Creative Feel - - CONTENTS -

The Artscape Women’s Hu­man­ity Arts Fes­ti­val, which is cel­e­brat­ing its twelfth year, will run from 27 July to 18 Au­gust.

It is with pride and heart­felt thanks to women from all walks of life that Artscape hosts yet an­other Artscape Women’s Hu­man­ity Arts Fes­ti­val this Au­gust to cel­e­brate them and their re­lent­less work en­cap­su­lated in the theme ‘A Spot­light on Cul­tural Di­ver­sity: Trans­for­ma­tion and Heal­ing Through the Arts’. The fes­ti­val, which is cel­e­brat­ing its twelfth year, will run from 27 July to 18 Au­gust.

Over 60 years ago, more than 20 000 women of all races marched to the Union Build­ings in Pre­to­ria to protest the pass laws and in­hu­mane apartheid leg­is­la­tion. Dis­crim­i­nated against based on the colour of their skin, the pass laws di­rectly af­fected their per­sonal lives as well as their eco­nomic eman­ci­pa­tion. Then democ­racy dawned, and we iden­ti­fied iconic events that led to our eman­ci­pa­tion from the shack­les of apartheid. Au­gust 9, the historic day those women marched, was ear­marked and de­clared a pub­lic hol­i­day to be hence­forth com­mem­o­rated in hon­our of women’s strug­gle to­wards free­dom. The day was to be known as Na­tional Women’s Day.

Thus, as part of Artscape The­atre Cen­tre’s com­mem­o­ra­tion of this strug­gle and in cel­e­bra­tion of the strides we have made as a demo­cratic so­ci­ety, the Artscape Women and Arts Hu­man­ity Fes­ti­val will be ded­i­cated to both iconic women who led the strug­gle as well as mod­ern-day sheroes. This in­cludes cel­e­brat­ing, through the arts, the cen­te­nary of Al­bertina Sisulu and the dy­namic Ruth First as well as mod­ern day ac­tivists, Lee-Ann van Rooi, Siphokazi Jonas and the late dis­abled ac­tivist, Pa­tience Lu­nika, who had her first fash­ion show just last year at this very fes­ti­val and whose con­tri­bu­tion to women’s chal­lenges we want to re­mem­ber.

More than 24 years into our democ­racy, as South Africans we pre­sumed that, given our civil lib­er­ties and Bill of Rights, we would be com­pletely and en­tirely free to live our lives guided by our found­ing doc­u­ment, the Con­sti­tu­tion of the Repub­lic of South Africa. But we must stay abreast of the new set of chal­lenges that we, as the cit­i­zens of this fledg­ling democ­racy, face. Sex­ism re­mains rife. Women are judged based on what they wear; lam­basted for de­fy­ing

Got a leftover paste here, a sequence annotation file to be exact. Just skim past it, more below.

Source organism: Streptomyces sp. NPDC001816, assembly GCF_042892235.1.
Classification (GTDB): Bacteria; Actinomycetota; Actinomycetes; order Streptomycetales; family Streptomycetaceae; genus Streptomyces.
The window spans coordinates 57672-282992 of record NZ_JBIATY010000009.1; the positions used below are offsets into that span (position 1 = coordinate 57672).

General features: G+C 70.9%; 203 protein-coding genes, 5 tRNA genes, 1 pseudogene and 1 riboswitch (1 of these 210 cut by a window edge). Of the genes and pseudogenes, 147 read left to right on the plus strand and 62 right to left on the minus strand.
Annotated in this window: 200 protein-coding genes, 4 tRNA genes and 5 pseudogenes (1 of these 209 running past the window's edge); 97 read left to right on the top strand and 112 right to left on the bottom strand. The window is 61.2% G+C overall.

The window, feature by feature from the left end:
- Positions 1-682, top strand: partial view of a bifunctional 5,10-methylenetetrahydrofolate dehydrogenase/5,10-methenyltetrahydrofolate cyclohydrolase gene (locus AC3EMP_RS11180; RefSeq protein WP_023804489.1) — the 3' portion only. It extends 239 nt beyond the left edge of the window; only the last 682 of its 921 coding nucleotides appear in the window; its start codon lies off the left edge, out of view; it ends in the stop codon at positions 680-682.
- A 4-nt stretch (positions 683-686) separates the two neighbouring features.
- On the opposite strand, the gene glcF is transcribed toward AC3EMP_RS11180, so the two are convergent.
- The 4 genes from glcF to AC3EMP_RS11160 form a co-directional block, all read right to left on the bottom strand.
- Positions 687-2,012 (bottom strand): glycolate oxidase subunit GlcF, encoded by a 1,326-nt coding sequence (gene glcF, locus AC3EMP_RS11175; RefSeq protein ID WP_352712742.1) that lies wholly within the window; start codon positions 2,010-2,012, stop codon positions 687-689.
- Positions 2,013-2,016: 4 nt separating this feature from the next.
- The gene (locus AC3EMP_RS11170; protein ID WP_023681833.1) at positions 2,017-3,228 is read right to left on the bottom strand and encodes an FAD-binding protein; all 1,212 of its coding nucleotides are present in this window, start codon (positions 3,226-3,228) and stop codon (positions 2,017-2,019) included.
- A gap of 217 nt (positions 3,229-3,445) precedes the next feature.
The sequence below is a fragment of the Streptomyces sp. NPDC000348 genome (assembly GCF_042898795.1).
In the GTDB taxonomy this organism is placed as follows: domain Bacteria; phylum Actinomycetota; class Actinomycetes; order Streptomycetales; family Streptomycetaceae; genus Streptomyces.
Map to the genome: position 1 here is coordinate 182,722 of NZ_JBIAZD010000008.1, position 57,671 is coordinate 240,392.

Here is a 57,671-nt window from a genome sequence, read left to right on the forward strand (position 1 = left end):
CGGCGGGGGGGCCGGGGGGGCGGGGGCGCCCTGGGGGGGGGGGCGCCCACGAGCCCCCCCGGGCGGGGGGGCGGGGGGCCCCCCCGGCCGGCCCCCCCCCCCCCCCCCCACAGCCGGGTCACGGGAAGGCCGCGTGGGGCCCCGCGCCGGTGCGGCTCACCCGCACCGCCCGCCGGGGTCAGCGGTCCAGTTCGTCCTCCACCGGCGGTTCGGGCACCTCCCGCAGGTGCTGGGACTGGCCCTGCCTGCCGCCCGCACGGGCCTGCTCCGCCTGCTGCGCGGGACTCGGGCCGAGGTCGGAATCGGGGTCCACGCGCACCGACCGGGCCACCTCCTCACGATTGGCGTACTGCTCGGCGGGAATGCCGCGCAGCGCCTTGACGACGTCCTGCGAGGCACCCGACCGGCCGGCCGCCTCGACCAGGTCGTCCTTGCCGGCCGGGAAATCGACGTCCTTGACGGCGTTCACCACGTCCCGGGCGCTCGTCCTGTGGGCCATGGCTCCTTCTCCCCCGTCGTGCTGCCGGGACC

tra­di­tional roles – both ‘African’ and ‘West­ern’; vil­i­fied for en­trench­ing their guar­an­teed rights; and many are sub­jected to vi­o­lence, part­ner abuse, sex­ual at­tacks, rapes and femi­cide – vile deeds en­cour­aged by pa­tri­ar­chal, misog­y­nist norms that re­main deeply en­trenched within the male psy­che. Un­for­tu­nately, many women up­hold the afore­men­tioned norms too, some­thing we also hope to high­light dur­ing this im­por­tant fes­ti­val.

A glance at the Artscape Women’s Hu­man­ity Arts Fes­ti­val pro­gramme (with its stage pro­duc­tions, film, po­etry, ex­hi­bi­tions, dis­cus­sions and work­shops) tes­ti­fies that our theme of shin­ing ‘A Spot­light on Cul­tural Di­ver­sity: Trans­for­ma­tion and Heal­ing Through the Arts’ will go a long way to ad­dress and ask per­ti­nent ques­tions like: Where is the strug­gle for women’s lib­er­a­tion at to­day? In what ways have women’s chal­lenges of mod­ern-day changed? Are our mod­ern-day women em­pow­ered and do they hon­our them­selves enough to take up those chal­lenges? Are we steadily work­ing to­wards the equal­ity that stal­warts like Mama Sisulu, Dora Ta­mana and, of course, Tata Madiba so im­pec­ca­bly led?

In­te­gral to the fes­ti­val is the Hu­man­ity Walk, sym­bol­is­ing the spirit of the women who marched to the Union Build­ings more than 60 years ago.

Mean­while, a host of pro­duc­tions will en­ter­tain:

Af­ter a sen­sa­tional sell-out de­but at the Na­tional Arts Fes­ti­val in 2016, Ruth First: 117 Days drama­tises her har­row­ing 1963 ar­rest and de­ten­tion un­der the no­to­ri­ous 90- day clause. She be­came the first white woman to be ar­rested un­der this act.

Around the Fire is a fu­sion of the­atre, po­etry and live mu­sic. A uniquely South African story un­folds as four women with very dif­fer­ent back­grounds un­ravel their re­spec­tive sto­ries.

Liefde is Rooi, an Afrikaans play writ­ten by 22-year-old En­rico Hartzen­berg, tells the story of vic­tory in a ghetto com­mu­nity in Cape Town where there is no time for love; no time for re­gret; only time to sur­vive. Di­rected by Lee-Ann van Rooi.

Take a trip down mem­ory lane with drag mime artists Ram­say Davids and Martin Neeth­ling in the colour­ful Di­va­li­cious Dames.

Bol­ly­wood En­chanted will show­case Taare dancers along­side other guest artists as they bring themes of hope, love and re­silience to life while stay­ing true to all that Bol­ly­wood rhythm, colour and vi­brancy.

The Ab­so­lutely Fab­u­lous Drag Show, back by pop­u­lar de­mand, fea­tures among oth­ers, drag di­vas Vida Fantabisher and SA’s Got Tal­ent 2016 run­ner-up Manila von Teez.

Tick­ets for the fes­ti­val’s pro­duc­tions are avail­able through Com­puticket or Artscape Dial-A-Seat on 021 421 7695. Dis­counts are avail­able for stu­dents, se­niors and block book­ings. Visit for more in­for­ma­tion. To stay up-to-date on Artscape’s pro­grammes and pro­duc­tions, fol­low them on Face­book and Twit­ter @ArtscapeTheatre.

The Ab­so­lutely Fab­u­lous Drag Show Liefde is Rooi is one sev­eral pro­duc­tions dur­ing the Women’s Fes­ti­val

Newspapers in English

Newspapers from South Africa

© PressReader. All rights reserved.